Poultry farmers are no strangers to extremes, especially extreme temperatures. Perfect growing conditions might only exist a few days out of the year, and the rest of the time is spent trying to manufacture the perfect environment. Peak summertime temperatures can be detrimental to flocks, so its imperative that effective cooling strategies are used. To do this well, first understand how bird’s naturally cope with heat stress, as well as, the relationship between heat and humidity.
Adult chickens are homeothermic, meaning they produce and dissipate heat to maintain a constant body temperature. The deep body internal temperature of a chicken ranges between 105-107°F (40.6-41.7°C) . They can withstand fluctuations fairly well, but their upper lethal limit is 113-117°F. If producers can keep chickens within, or as close as possible to, their thermoneutral zone, then productivity will remain relatively consistent. The comfort zone for poultry is about 90°F (32°C) at hatching, and it declines to 75°F (24°C) by four weeks of age, before leveling out.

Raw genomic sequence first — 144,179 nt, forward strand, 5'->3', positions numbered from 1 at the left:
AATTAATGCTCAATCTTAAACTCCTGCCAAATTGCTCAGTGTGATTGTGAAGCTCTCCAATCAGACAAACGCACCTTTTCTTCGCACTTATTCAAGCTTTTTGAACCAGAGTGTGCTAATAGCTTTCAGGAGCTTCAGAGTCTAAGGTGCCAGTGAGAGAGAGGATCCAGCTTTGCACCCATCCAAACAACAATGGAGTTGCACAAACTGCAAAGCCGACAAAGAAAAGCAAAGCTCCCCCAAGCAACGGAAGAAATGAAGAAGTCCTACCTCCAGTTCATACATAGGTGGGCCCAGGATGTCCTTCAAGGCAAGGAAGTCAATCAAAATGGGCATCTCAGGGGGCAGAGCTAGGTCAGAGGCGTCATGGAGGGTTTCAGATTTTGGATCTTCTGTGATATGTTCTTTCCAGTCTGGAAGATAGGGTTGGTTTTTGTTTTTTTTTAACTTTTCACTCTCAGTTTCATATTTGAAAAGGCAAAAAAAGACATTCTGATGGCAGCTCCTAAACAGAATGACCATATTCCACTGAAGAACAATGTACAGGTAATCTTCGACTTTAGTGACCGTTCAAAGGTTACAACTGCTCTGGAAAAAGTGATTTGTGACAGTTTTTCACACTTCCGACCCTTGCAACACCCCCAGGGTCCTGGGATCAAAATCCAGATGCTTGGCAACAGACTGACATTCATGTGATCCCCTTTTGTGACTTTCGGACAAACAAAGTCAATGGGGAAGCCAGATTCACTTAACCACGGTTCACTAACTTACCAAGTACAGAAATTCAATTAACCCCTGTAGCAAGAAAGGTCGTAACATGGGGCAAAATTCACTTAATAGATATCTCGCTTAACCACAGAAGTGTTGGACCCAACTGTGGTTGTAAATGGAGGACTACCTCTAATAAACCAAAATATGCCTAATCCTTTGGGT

Chickens can be fairly adaptable when it comes to heat stress. They lack functional sweat glands, but still manage their heat loss through circulation and respiration. Birds will first increase blood flow to the surface of the body in an attempt to lose heat to the air. They will often be seen lifting their wings to expose more body surface. When this proves inadequate, chickens resort to panting, where the cooling effect takes place in the lungs and airways as air is evaporated off the air sacs.